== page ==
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The future of climate and water in the HKH region

Temperatures in the upper Indus, upper Ganges, upper Brahmaputra, upper Salween and upper Mekong basins are projected to increase with considerable certainty between 1–2.2°C up until 2050, compared to the baseline period (1998– 2007). There is more uncertainty about precipitation patterns than temperature, but they are also projected to change between –3.5 to +9.5% for the same period, depending on which upper basin is considered. On average, an increase in precipitation is expected for all of the upper basins, with greater uncertainty for the upper Indus basin, where a decrease in precipitation is also possible. In response to changing precipitation and temperature patterns, the relative contribution of different sources of water – glacial melt, snow melt, rainfall and baseflow – to river flow will change. Under both RCP scenarios, the amount of glacier and snow meltwater will decrease, while the amount of rainfall-runoff will increase, for the upper basins of the Brahmaputra, Ganges, Salween and Mekong. For the upper Indus basin, the contribution of glacial melt is projected to increase in both scenarios, and the contribution of snow melt and rainfall to runoff are projected to decrease for the extreme cases in the RCP 8.5 scenario. Overall, no significant decrease in runoff is projected until at least 2050 for all of the basins. An increase in runoff is projected for both RCP 4.5 and RCP 8.5 scenarios for the upper Ganges (1–27%), Brahmaputra (0–13%) and Mekong (2–20%) basins. Increasing precipitation is the main driver of this change, which will compensate for decreasing contributions of glacial and snow melt. For the upper Indus and Salween basins, the picture is uncertain and varies depending on the scenario. Under the RCP 4.5 ensemble mean, the total upper Indus river flow increases (12%), while under the RCP 8.5 ensemble mean, it decreases (–5%) compared to the reference period. In the upper Salween basin, the projected change in total river flow ranges from –3 to +19%. The difference is mainly due to a reduction in snow melt and rainfall runoff under RCP 8.5, caused by a decrease in precipitation, although glacial melt increases in both scenarios.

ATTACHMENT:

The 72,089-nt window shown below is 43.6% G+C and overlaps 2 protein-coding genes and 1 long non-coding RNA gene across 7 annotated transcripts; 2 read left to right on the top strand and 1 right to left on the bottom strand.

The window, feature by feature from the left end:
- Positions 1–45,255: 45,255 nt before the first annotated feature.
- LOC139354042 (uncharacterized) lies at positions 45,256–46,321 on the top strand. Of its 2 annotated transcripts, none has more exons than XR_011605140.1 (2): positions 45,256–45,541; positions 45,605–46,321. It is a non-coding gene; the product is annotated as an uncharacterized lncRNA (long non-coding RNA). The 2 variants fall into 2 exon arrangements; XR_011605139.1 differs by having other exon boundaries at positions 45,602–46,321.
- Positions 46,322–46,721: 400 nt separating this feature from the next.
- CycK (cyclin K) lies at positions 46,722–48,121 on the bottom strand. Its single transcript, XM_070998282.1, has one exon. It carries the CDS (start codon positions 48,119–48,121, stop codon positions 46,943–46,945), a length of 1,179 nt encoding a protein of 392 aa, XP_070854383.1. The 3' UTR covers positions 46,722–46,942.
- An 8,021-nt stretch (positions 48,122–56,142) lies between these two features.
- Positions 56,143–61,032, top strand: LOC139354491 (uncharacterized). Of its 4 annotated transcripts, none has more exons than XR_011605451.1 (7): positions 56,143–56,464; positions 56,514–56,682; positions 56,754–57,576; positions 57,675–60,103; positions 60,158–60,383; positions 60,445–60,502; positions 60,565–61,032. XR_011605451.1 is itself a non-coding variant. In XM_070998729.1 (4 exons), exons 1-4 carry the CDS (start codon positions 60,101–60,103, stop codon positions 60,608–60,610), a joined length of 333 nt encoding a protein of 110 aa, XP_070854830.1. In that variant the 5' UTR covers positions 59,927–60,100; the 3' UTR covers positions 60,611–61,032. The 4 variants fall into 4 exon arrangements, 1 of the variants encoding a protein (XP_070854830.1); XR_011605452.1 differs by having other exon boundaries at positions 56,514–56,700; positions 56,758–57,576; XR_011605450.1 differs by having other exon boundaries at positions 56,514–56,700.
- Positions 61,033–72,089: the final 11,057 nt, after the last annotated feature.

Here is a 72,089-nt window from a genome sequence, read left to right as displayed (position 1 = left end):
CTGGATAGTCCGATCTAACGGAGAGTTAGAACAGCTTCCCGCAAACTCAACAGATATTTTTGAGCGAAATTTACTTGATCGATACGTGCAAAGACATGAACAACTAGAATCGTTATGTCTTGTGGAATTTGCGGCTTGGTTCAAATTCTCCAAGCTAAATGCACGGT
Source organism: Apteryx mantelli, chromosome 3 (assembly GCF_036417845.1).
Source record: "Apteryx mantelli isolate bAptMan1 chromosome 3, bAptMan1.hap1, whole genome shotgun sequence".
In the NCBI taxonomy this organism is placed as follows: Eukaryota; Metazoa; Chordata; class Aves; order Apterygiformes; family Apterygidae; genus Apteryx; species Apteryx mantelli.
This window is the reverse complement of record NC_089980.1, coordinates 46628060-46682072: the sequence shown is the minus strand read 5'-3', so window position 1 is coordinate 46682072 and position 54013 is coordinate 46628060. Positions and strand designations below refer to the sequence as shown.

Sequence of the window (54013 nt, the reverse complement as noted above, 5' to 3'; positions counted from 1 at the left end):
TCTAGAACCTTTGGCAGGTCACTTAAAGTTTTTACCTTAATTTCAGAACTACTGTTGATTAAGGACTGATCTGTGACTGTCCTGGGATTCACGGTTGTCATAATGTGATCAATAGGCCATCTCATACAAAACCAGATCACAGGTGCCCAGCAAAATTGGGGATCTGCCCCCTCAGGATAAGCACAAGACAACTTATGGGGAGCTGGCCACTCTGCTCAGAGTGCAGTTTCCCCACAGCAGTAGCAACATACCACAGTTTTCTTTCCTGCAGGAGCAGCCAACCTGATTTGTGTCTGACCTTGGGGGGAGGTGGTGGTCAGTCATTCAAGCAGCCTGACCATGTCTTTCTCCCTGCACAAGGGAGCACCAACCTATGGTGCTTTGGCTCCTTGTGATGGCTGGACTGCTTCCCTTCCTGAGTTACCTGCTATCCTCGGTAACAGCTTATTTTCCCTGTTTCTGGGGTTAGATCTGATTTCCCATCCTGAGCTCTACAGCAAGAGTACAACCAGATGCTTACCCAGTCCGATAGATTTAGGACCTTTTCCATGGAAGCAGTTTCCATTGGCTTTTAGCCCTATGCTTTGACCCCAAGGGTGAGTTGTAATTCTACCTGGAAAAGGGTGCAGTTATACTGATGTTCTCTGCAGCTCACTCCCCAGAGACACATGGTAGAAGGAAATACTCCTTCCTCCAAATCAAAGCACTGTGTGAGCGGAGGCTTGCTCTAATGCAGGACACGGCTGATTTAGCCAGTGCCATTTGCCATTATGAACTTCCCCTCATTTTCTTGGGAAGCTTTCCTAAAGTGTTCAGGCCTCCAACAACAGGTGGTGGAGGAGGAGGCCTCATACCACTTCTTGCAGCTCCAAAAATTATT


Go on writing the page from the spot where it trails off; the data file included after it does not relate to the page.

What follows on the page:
Year: 2015

From collection: The Himalayan Climate and Water Atlas

Cartographer: Riccardo Pravettoni

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